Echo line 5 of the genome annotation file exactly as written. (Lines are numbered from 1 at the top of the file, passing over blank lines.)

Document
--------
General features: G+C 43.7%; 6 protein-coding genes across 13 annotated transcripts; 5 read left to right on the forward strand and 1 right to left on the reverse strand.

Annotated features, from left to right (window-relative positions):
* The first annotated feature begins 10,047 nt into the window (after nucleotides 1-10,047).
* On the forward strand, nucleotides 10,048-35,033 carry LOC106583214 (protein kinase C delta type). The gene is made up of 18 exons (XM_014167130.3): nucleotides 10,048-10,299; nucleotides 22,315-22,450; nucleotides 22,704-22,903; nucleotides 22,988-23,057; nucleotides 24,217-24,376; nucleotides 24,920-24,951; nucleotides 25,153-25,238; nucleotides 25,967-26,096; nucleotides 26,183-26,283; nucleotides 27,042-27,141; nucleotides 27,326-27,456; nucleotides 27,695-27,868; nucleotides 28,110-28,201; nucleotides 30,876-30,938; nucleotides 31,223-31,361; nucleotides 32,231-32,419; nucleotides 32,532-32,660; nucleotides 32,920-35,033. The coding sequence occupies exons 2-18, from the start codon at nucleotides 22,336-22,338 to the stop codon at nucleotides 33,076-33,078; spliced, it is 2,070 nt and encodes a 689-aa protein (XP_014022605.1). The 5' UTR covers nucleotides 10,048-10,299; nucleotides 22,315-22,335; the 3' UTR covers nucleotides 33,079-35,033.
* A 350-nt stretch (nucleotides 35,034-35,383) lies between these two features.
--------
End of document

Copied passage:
* A 350-nt stretch (nucleotides 35,034-35,383) lies between these two features.